Lesbian, gay, bisexual and transgender (LGBT) youth face about three times more bullying and harassment online compared to their non-LGBT peers, a report released Wednesday by the Gay, Lesbian and Straight Education Network (GLSEN) shows.
LGBT youth also experience twice as much bullying or harassment via text message, according to the “Out Online” report.
Although LGBT youth are met with higher rates of cyberbullying, they tend to use the Internet more than non-LGBT youth to expand their peer-support networks, search for health and sexuality information and participate in civic engagement, the report found. This suggests that the Internet can both compliment and supplement in-person resources for LGBT youth.
“The Internet impacts almost all aspects of our lives, but is particularly entrenched in the lives of youth, who are the most connected people online in our society,” GLSEN Executive Director Eliza Byard said in a statement. “LGBT youth continue to face extraordinary obstacles in their day-to-day lives whether at school or online, but the Internet can be a valuable source of information and support when they have no one or nowhere else left to turn to.”
The report is based on national surveys of 5,680 students ages 13 to 18, including 1,960 LGBT-identified youth. Harris Interactive conducted the surveys during August 2010 and January 2011.
According to the surveys, the LGBT youth often said they felt unsafe while online.
Of the LGBT youth respondents, 1 in 4 said they faced online victimization specifically because of their sexual orientation or gender identity in the past year, while 1 in 5 were bullied or harassed for those same reasons by text message.
And 1 in 3, or about 32 percent, of the LGBT youth surveyed said they experienced online sexual harassment in the past year. In comparison, just 8 percent of the non-LGBT youth reported being sexually harassed online.
The LGBT youth said cyberbullying typically occurred while they were at home. Essentially, that means new technology has allowed for harassment and bullying to expand outside of a school context, the report reads.
In general, LGBT youth who said they were both victimized online and in person reported lower grade point averages, lower self-esteem and higher instances of depression than all other youth, including LGBT teens who said they only faced harassment or bullying via text message and online.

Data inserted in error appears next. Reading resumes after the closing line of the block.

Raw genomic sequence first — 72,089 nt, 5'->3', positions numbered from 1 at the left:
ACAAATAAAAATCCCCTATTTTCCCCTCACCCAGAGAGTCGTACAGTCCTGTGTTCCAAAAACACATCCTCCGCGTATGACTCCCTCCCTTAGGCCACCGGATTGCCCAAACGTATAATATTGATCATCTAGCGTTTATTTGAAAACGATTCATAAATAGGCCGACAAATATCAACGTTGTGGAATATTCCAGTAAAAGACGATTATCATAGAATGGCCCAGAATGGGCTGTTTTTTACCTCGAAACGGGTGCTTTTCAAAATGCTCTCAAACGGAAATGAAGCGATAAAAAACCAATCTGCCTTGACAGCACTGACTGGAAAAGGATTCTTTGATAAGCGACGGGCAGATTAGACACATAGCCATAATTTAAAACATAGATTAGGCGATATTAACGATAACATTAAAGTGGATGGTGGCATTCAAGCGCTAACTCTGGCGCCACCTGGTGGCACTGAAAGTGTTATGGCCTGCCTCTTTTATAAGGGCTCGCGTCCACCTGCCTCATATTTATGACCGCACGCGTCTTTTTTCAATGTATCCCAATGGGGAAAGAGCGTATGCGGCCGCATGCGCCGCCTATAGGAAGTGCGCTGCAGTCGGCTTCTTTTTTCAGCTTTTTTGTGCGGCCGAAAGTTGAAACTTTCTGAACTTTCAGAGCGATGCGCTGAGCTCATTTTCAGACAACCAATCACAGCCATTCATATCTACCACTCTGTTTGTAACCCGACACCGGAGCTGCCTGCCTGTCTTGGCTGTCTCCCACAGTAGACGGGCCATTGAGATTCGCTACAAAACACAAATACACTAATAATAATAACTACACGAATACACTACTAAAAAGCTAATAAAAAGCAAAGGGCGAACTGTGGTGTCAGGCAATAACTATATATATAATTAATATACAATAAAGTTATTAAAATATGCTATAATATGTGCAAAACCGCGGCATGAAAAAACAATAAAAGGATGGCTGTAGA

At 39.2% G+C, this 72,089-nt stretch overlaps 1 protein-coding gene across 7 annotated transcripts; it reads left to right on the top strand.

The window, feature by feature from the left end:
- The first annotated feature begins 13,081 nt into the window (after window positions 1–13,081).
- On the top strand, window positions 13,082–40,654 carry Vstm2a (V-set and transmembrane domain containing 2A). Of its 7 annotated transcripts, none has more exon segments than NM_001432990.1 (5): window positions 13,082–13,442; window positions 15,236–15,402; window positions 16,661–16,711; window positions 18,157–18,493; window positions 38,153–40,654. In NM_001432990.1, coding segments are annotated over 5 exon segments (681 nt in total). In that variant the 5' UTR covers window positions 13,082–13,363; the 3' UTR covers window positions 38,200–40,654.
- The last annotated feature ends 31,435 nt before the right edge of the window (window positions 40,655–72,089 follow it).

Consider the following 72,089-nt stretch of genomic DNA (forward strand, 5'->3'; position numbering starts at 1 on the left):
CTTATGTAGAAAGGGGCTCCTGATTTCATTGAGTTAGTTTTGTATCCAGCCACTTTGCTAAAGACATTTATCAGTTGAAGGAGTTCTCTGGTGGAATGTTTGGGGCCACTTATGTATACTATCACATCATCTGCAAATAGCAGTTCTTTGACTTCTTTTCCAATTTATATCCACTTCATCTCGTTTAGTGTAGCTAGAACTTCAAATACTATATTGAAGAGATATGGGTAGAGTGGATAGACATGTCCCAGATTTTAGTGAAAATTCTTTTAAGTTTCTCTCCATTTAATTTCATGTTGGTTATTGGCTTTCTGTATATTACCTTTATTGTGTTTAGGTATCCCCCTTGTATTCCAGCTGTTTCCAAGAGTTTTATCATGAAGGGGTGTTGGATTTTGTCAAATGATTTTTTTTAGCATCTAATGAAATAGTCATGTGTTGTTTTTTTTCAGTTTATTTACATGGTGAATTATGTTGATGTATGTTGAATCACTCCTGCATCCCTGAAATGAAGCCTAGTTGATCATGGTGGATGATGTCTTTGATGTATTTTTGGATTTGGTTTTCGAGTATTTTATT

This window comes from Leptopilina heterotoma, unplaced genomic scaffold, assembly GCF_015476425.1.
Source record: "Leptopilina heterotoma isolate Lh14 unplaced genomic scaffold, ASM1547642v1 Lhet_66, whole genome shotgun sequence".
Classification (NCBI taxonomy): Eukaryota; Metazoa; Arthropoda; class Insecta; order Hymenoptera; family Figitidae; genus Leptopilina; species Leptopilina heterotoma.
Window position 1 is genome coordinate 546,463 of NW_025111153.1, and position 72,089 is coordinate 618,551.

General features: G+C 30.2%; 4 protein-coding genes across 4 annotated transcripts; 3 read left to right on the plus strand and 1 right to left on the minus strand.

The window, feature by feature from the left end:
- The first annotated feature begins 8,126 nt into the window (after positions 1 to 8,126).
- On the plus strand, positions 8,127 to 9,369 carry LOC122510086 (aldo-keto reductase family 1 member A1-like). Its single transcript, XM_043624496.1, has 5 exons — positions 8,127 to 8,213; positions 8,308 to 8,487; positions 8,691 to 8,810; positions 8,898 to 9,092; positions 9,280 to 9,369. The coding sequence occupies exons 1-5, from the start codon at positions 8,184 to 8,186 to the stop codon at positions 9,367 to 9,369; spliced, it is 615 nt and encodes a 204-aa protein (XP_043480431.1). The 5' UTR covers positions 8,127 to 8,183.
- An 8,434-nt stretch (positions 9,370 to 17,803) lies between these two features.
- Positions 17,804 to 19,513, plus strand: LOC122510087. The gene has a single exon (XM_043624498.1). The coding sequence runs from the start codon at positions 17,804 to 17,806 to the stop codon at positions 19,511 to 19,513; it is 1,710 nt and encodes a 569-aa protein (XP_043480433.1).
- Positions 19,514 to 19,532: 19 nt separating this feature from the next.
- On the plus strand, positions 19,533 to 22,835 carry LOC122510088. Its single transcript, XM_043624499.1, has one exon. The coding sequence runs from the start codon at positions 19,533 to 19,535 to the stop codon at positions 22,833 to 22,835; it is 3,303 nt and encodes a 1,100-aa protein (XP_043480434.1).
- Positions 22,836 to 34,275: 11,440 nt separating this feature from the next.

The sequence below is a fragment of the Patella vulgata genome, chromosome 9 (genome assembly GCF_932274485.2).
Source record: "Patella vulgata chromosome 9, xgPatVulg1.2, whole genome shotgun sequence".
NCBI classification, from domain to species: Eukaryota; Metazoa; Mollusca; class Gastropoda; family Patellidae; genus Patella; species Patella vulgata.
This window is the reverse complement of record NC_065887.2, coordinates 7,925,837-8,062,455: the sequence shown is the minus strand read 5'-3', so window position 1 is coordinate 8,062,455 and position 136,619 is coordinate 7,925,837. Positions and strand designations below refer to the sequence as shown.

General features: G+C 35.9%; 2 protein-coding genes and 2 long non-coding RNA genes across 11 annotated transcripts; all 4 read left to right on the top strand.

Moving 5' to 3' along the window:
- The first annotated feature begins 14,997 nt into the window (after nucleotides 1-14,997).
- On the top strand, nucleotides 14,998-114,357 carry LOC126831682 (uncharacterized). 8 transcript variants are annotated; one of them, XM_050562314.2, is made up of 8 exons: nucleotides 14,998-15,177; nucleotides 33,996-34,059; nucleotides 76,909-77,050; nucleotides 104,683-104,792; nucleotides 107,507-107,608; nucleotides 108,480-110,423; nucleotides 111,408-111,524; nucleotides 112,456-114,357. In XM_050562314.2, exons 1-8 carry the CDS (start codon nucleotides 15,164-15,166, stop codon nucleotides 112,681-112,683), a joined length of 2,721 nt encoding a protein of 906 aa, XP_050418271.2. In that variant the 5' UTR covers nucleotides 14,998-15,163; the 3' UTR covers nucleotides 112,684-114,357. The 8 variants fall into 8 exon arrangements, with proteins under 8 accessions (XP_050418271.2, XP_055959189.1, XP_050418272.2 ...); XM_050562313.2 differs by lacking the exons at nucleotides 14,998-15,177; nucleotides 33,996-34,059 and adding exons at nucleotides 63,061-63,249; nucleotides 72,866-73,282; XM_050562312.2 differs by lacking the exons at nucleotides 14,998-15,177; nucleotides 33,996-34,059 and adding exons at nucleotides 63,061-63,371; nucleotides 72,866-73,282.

Also, LGBT youth living in rural areas experienced far higher rates of online and text message victimization compared to their suburban and urban counterparts.
But the report did offer some good news.
Online spaces also provide a place where the teens can connect with other LGBT-identified people. Two-thirds, or 62 percent, of the LGBT youth said they used the Internet for that purpose in the past year. Also, 1 in 4 teens said they were more out online than in person.
Additionally, the Internet is a key resource for youth to turn to for LGBT-related education, which may not be provided in their schools, homes and communities, according to the report. Overall, LGBT youth are more likely to search online for information on sexuality and health, including HIV/AIDS and other sexually transmitted infections, than non-LGBT youth.
Neal Palmer, research associate at GLSEN, suggested a need for more follow-up research in order to know for certain whether the young people are turning to the Internet for health-related information specifically because their schools lack LGBT-related curriculum.
But based on previous GLSEN research, LGBT students who have said that they have been taught positive information about LGBT people said the lessons came from their English or history classes, Palmer said.
“Few people say they’ve been taught positive and relevant information in their health or sex ed or physical education classes,” he explained.
The Internet is also a hub for civic engagement for many LGBT youth, the report noted.
A majority of the LGBT teens said they have used the Internet to blog, get the word out about a particular issue or cause and recruit people for a civic event.
Of the LGBT teens surveyed, 68 percent said they had volunteered and taken part in online or text-based civic activity in the past year.
“The Internet does not serve to simply reinforce the negative dynamics found offline regarding bullying and harassment,” said Michele Ybarra, president and research director of the Center for Innovative Public Health Research, which partnered with GLSEN for the report. “Rather, this technology also offers LGBT youth critical tools for coping with these negative experiences, including access to understanding and accepting friends and exposure to health information that is unavailable elsewhere.”
In light of the findings, the report made various recommendations to help ensure the overall well-being of LGBT teens.
Advocates and educators should address LGBT online bullying in prevention programs, during educator trainings and as part of school policies, according to the report. Communities and schools should also increase access to in-person LGBT youth supports. Additionally, the report advises that schools include more inclusive sex education curriculum. Overall, access to online LGBT-youth resources that are factual, age appropriate and positive should also be increased, according to the report's many recommendations.
“As we look to the future, it is clear that the Internet and digital devices will continue to transform the way youth connect and communicate, and the way we educate," Byard said in the report. "We can only hope that someday LGBT youth will be unlikely to remember a time when their experiences online were anything other than positive.”